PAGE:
Eating healthy is not only just the current trend but is something that everyone should aspire to, and it’s especially important for people with Celiac disease and a gluten intolerance. If you’ve just started making the transition to eating gluten free, you’ll want to be sure that your new diet is made up of foods that will get you the nutrition you need. Fortunately the easiest way to eat gluten free is also generally the healthiest.
Staying on a gluten free diet as an adult can be a challenge and for a child an even more difficult road. Even though I haven’t been “officially” diagnosed with Celiac disease or a gluten intolerance, I am pretty sure that I have a gluten intolerance. If I eat a lot of foods (i.e., pizza, cake, bread, donuts) have gluten in them, I feel like I’m coming down with the flu. My body feels achy and my stomach feels bloated and starts to ache. So, I just stay away from those foods and I feel much better.
Since digestive disorders are hereditary, I am pretty sure my children are going to start to show signs in the near future. Because of this, I have started looking around for gluten free recipes that are kid friendly. If I can introduce them to some healthy choices now, then when they have to change their diet, it won’t be a big shock to their system.
I was lucky enough to come across Melanie Wilson’s guide, “How to Raise Kids Gluten Free”. This guide provided practical advice on how to help kids (from infancy to teenagers) survive and thrive living a gluten free lifestyle. Melanie discusses how to handle going to restaurants, cross contamination, as well as all of the medical problems you will be avoiding. Which as a mom is pretty scarey looking at that list and imaging your child with any of them.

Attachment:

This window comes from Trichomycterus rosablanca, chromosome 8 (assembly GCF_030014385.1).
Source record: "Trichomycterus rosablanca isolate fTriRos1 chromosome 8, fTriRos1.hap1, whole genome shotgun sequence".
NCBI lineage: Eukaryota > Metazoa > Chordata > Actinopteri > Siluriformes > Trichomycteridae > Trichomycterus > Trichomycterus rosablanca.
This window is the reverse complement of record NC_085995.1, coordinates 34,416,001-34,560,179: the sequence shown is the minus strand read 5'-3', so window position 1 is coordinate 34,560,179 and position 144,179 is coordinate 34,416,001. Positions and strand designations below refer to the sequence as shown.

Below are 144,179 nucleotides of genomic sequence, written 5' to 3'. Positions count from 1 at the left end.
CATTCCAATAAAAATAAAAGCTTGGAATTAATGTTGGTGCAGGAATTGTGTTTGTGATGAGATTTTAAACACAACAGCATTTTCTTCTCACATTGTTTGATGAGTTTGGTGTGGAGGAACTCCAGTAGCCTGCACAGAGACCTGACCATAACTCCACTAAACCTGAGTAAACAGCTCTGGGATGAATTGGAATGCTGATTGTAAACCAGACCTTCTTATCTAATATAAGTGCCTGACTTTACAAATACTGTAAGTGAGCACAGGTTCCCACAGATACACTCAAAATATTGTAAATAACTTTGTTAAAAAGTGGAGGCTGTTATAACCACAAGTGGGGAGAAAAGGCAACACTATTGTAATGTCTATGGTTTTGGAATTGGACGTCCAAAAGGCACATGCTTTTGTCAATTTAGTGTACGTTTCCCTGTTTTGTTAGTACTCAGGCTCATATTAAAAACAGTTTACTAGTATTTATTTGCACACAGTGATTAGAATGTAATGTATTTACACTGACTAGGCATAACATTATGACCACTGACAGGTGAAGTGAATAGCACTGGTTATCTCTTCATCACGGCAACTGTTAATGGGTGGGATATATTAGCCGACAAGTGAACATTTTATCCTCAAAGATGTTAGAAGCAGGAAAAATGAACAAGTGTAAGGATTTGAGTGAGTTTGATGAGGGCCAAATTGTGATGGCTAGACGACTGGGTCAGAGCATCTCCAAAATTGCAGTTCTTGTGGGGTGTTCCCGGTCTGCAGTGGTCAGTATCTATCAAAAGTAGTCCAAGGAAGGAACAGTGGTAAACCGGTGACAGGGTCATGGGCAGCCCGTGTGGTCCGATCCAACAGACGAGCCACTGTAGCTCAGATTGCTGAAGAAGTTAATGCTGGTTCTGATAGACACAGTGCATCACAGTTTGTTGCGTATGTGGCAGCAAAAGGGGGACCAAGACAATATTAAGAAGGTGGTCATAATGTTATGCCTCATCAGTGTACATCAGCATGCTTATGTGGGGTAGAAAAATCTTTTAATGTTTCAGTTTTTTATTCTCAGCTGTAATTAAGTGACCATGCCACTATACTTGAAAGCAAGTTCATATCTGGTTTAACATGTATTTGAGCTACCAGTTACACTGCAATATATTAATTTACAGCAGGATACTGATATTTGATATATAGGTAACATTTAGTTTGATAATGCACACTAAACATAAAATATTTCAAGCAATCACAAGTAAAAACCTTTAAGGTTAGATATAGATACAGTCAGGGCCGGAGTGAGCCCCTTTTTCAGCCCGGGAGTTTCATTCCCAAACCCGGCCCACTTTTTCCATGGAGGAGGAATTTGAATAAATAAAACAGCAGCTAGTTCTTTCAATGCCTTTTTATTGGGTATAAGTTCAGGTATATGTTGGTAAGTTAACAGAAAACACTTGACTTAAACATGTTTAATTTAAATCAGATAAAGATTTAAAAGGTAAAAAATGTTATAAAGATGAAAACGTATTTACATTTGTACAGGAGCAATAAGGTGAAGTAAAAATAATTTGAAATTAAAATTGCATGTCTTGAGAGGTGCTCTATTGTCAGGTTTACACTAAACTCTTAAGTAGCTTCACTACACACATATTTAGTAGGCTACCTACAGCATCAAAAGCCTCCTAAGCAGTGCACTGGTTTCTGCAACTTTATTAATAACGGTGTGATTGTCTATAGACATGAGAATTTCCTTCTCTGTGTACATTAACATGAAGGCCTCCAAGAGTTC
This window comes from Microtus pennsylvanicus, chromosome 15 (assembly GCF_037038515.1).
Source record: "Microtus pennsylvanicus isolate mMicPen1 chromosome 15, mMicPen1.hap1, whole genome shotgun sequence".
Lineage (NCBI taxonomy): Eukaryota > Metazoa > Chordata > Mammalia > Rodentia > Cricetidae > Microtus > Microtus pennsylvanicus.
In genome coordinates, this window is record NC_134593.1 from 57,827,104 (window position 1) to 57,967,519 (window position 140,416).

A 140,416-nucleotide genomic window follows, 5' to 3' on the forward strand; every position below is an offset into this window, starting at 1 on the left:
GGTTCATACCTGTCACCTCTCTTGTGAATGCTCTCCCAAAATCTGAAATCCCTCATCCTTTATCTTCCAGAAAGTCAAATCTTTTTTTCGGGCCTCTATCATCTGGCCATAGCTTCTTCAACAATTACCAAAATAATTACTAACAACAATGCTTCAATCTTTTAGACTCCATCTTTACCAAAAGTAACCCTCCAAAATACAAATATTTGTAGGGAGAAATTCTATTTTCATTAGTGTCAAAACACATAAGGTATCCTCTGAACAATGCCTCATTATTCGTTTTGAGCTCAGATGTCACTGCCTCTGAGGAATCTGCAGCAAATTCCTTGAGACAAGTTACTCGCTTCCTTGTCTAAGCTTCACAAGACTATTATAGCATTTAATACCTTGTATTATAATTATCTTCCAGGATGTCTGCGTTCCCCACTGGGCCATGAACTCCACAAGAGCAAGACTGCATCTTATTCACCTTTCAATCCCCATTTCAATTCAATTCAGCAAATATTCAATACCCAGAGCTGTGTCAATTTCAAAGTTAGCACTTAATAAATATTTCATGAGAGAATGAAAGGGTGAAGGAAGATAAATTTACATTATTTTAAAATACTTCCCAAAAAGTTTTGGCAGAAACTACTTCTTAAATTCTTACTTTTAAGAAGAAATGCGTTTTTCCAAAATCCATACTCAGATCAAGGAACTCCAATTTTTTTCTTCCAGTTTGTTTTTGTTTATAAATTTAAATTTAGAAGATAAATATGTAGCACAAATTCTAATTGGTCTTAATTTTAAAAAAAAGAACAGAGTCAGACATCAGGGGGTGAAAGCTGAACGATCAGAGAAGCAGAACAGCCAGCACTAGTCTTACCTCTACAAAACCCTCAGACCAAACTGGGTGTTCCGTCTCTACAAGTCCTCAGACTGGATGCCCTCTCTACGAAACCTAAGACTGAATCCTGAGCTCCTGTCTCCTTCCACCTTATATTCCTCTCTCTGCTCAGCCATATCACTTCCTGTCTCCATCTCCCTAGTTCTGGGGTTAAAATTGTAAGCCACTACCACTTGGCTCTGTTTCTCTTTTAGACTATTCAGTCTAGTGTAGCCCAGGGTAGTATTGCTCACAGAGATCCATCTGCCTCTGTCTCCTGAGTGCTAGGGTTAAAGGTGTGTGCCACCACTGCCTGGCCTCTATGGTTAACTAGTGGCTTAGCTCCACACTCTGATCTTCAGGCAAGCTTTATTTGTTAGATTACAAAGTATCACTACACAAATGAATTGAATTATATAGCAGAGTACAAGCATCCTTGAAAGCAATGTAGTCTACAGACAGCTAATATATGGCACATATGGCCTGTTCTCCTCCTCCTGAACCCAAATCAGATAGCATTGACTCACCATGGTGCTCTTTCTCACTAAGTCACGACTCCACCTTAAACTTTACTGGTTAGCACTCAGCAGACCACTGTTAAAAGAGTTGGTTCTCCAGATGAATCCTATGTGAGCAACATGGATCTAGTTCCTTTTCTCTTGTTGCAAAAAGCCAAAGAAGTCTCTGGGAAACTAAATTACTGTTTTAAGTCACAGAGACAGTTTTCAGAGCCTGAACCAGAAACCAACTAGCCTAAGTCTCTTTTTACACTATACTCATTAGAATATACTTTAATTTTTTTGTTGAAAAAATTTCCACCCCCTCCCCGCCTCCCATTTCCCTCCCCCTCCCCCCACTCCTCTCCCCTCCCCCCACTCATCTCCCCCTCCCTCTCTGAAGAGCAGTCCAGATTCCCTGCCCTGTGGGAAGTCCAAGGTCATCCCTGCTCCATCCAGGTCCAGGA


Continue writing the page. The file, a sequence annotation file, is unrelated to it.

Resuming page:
Some of the complications of Celiac disease include severe malnutrition, stunted growth, autoimmune disease and childhood depressions. This guide is written by a parent for parents. The guide is 143 pages and covers the following topics:
- Which foods are safe to eat and which are not
- How to safely eat out at restaurants again
- How to make sense of what the doctor says
- What symptoms should I be on the lookout for
- What is the difference between Gluten Intolerance, Gluten Sensitivity and Celiac Disease?
- I think my child is Gluten Intolerant, what tests can the doctor do?
- What foods can you take with you when traveling?
- How do I help my insecure teen who just wants to eat pizza like his friends?
- Should the rest of the family go gluten-free or not?
- What snack food can I give my child?
- How to handle play-overs, sleep-overs and birthday parties at others people’s places?
- And Much More
This guide is available for $37 and comes with these 9 bonus gifts:
- 100 gluten free recipes
- 101 Positive Affirmations For Your Child
- The Ultimate Salad Recipe Collection
- 120 Delicious Smoothie Recipes
- Supermarket Ingredients Cheat Sheet
- 131 Ice Cream Maker Recipes
- Home Vegetable Gardening
- Organic Secrets
- Understanding And Treating ADHD
This is a pretty good value for a book with so much useful and helpful information. And she offers a 100% guarantee if you’re not satisfied. I am so happy that I have this guide to help not only myself but my children as well.